The South was home to 10 of the nation’s 15 fastest-growing large cities this decade, a list that’s dominated by Texas but also includes one municipality in South Carolina.
It’s the Town of Mount Pleasant, population 91,684, where some long-time residents dislike the idea that the sleepy fishing village of the 1960s has become a large city.
Just-released census estimates for towns and cities include some surprises in South Carolina, including a large population decline in the capital city, Columbia.
In the Charleston metro area, the place that saw the most rapid population growth through July 2019 was Hanahan.
In Mount Pleasant, residents can take some solace that the town was not among the nation's fastest-growing cities between 2018 and 2019. The town did gain more residents than the state's largest city, Charleston, but Mount Pleasant wasn't even among South Carolina's top 10 for growth for the 12 months ending July 1, 2019.
So, which towns and cities grew most rapidly in the Palmetto State?
Among those with at least 20,000 residents, the ones seeing the most rapid population growth were Fort Mill, which has become a bedroom community of Charlotte, and Bluffton, where there's been substantial development near Hilton Head Island.
Both saw their populations grow more than 11 percent in a single year.
Next came cities located on the outskirts of even larger cities. Simpsonville and Greer, near Greenville, were in the top 5 for growth in South Carolina. Hanahan, in the Charleston area, was the fourth fastest-growing in the state among the 26 towns and cities of at least 20,000 residents.
“It’s pretty significant and we still have growth going on," said Mike Cochran, Hanahan city manager. “We are closing in on being built out."
“We have maybe a couple hundred more homes to go," he said.
Since the 2010 Census, Hanahan's population has increased by nearly 50 percent. That's a larger increase than Mount Pleasant, where the population has grown 35 percent since 2010.
But Mount Pleasant is ranked nationally among the fastest-growing because it's considered a large city, with at least 50,000 residents.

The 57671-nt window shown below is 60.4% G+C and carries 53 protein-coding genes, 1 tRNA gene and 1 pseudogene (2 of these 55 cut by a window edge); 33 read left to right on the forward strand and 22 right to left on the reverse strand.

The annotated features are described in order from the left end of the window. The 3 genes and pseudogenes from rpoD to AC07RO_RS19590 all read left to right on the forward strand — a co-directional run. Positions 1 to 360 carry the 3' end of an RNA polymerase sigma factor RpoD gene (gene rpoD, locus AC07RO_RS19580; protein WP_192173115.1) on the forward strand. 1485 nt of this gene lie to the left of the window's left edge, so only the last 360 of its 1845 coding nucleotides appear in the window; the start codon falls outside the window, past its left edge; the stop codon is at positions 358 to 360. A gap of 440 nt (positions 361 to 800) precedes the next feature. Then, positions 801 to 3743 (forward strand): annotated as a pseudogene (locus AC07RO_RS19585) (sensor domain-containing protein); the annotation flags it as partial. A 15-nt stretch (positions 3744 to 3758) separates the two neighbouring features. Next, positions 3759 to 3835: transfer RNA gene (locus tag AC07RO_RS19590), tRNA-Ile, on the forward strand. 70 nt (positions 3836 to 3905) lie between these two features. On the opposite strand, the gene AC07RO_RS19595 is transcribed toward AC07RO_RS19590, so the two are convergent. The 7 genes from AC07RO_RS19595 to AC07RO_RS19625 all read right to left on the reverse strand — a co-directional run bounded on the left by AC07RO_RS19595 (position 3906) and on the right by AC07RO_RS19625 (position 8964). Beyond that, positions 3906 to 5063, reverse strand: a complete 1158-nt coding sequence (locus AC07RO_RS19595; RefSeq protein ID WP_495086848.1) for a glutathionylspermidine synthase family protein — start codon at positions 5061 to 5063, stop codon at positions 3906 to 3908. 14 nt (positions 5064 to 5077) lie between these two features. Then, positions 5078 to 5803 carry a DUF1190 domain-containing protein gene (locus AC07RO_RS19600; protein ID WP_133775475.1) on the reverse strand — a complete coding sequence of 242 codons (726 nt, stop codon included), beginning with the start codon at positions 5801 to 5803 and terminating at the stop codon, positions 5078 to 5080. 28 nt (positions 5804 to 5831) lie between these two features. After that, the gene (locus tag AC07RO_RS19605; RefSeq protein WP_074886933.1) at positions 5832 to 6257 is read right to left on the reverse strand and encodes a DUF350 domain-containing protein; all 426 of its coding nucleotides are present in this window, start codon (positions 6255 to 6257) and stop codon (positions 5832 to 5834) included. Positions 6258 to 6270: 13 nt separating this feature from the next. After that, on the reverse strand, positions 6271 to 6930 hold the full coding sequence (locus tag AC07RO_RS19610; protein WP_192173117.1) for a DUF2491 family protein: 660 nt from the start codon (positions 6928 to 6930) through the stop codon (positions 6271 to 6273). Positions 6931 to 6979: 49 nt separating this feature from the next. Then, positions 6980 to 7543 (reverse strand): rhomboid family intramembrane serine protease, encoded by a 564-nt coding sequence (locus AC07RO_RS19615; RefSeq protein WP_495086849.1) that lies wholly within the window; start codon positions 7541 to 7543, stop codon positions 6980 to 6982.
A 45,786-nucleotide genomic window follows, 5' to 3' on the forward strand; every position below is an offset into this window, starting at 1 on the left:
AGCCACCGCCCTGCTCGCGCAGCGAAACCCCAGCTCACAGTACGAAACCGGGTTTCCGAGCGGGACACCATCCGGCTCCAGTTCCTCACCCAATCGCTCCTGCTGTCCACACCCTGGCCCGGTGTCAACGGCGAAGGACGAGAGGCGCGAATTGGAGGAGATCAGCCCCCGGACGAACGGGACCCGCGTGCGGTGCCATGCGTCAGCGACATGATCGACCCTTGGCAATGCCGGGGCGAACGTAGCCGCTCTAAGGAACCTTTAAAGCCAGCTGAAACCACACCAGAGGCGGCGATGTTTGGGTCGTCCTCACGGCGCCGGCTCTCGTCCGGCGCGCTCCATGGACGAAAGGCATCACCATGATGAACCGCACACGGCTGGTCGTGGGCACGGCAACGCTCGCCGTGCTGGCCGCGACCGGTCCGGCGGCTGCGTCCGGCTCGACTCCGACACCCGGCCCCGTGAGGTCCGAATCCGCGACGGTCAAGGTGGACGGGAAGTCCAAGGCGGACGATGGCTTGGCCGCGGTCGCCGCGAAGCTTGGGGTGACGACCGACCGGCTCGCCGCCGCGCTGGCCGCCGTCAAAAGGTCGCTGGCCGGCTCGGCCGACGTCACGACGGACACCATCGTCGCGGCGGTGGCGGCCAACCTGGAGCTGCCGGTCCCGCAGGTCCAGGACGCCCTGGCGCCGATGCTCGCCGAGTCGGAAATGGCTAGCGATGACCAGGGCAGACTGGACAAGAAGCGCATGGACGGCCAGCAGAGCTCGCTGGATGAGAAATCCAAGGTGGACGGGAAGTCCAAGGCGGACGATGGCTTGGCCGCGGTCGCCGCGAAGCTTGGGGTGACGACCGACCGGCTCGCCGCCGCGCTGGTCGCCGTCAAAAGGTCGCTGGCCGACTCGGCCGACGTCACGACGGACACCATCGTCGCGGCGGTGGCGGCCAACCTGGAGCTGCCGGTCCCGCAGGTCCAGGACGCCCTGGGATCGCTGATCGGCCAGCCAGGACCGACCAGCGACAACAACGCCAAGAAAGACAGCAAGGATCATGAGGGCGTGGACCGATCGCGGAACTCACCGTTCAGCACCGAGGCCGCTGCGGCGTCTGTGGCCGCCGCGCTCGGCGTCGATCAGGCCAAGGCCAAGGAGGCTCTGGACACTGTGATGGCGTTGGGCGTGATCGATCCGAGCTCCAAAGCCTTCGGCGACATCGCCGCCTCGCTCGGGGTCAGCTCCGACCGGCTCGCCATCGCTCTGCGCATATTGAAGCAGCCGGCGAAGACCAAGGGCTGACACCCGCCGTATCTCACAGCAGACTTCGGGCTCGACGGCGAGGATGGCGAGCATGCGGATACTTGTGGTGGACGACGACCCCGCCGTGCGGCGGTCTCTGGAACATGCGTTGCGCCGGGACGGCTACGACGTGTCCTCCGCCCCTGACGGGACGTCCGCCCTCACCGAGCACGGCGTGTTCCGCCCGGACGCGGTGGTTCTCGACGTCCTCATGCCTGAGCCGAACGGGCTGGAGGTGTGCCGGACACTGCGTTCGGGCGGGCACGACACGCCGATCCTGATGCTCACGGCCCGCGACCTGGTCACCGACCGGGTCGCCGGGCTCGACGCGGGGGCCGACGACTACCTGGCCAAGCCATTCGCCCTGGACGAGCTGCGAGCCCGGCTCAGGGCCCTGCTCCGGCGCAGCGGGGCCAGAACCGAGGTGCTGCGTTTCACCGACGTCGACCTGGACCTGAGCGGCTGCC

Fort Mill and Bluffton have both seen their populations more than double since 2010.
South Carolina's population growth has been driven by people moving in from other states, and they have primarily been moving to urban coastal areas — Charleston, Hilton Head and Myrtle Beach — and to Upstate towns and cities in and around Greenville or near Charlotte.
Growing populations are better than shrinking ones, for towns and cities, but when growth comes too rapidly it can overwhelm roads, school and public services. Mount Pleasant is among fast-growing places that have attempted to apply the brakes by imposing limits on building permits, temporarily banning new apartments, and dramatically increasing fees paid by developers.
Mayor Will Haynie did not respond to several requests for comment.
In Hanahan, Cochran said the city hasn't faced the challenges of growth that Mount Pleasant has experienced, such a traffic-jammed roads. He said that's partly because people have more ways to get around in Hanahan.
"We don’t have the large shopping centers that tend to draw lots of traffic," he said. “Right now, our biggest strain is probably on recreation, because we don’t have enough fields."
To address that problem, the city is designing a 53-acre recreation complex, Cochran said.
Conway, Myrtle Beach, Greenville, Lexington and North Charleston rounded out South Carolina's top-growth list for 2019, followed by Mount Pleasant, Goose Creek, Summerville, North Augusta and Charleston.
Many of South Carolina's towns and cities, 113 out of of 271, lost population between 2018 and 2019, but none more so than Columbia, according to the Census Bureau.
The state's capital city lost an estimated 1,096 residents. That's a greater loss of population than in the remaining 112 population-losing towns and cities combined, and was the fourth consecutive year of population decline there.
Columbia Councilman Howard Duvall Jr. said part of the population decline is likely related to the closure of the Allen Benedict Court housing project, where hundreds of people lived. The complex was evacuated after two residents were killed by carbon monoxide poisoning in January 2019.
“I’m not discouraged by having a slight decline in population," said Duvall. “I hope we’re ahead of Charleston."
They are not.
According to census estimates, Columbia's population declined from 134,129 in the summer of 2016 — the year Charleston overtook Columbia as the state's largest city — to 131,674 in 2019.
Columbia's population now is about what it was in 2012, while Charleston has grown to a population of 137,566.
“I don’t think it’s important to be the No. 1 city, but it’s important for our pride," said Duvall. "We hope to reclaim that with the 2020 Census."
The 2020 Census, which is under way, will replace years of population estimates with actual numbers for the first time since 2010.
The counting, which is largely being done by mail and through online submissions of census forms, will redistribute political representation and funding to communities throughout the county.
In South Carolina, rural areas have been losing population or growing slowly compared to urban areas, and the 2020 Census could result in a significant drop in population-based state funding that's only adjusted every 10 years.